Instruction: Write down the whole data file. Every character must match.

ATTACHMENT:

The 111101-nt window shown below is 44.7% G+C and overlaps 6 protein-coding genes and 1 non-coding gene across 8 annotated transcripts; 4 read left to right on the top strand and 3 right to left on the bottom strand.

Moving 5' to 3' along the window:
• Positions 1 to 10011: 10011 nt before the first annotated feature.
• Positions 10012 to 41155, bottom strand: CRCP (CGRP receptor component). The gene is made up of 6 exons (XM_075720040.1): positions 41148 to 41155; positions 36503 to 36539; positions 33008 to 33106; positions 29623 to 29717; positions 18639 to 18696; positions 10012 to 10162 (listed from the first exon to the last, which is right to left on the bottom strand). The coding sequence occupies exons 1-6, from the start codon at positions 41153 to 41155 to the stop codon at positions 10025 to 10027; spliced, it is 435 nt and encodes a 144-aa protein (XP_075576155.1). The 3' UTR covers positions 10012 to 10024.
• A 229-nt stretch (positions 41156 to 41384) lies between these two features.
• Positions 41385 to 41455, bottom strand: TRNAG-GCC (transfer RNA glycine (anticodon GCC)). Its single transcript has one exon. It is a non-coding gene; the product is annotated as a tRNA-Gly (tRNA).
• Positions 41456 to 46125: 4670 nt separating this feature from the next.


The 111101-nt window shown below is 44.7% G+C and overlaps 6 protein-coding genes and 1 non-coding gene across 8 annotated transcripts; 4 read left to right on the top strand and 3 right to left on the bottom strand.

Moving 5' to 3' along the window:
• Positions 1 to 10011: 10011 nt before the first annotated feature.
• Positions 10012 to 41155, bottom strand: CRCP (CGRP receptor component). The gene is made up of 6 exons (XM_075720040.1): positions 41148 to 41155; positions 36503 to 36539; positions 33008 to 33106; positions 29623 to 29717; positions 18639 to 18696; positions 10012 to 10162 (listed from the first exon to the last, which is right to left on the bottom strand). The coding sequence occupies exons 1-6, from the start codon at positions 41153 to 41155 to the stop codon at positions 10025 to 10027; spliced, it is 435 nt and encodes a 144-aa protein (XP_075576155.1). The 3' UTR covers positions 10012 to 10024.
• A 229-nt stretch (positions 41156 to 41384) lies between these two features.
• Positions 41385 to 41455, bottom strand: TRNAG-GCC (transfer RNA glycine (anticodon GCC)). Its single transcript has one exon. It is a non-coding gene; the product is annotated as a tRNA-Gly (tRNA).
• Positions 41456 to 46125: 4670 nt separating this feature from the next.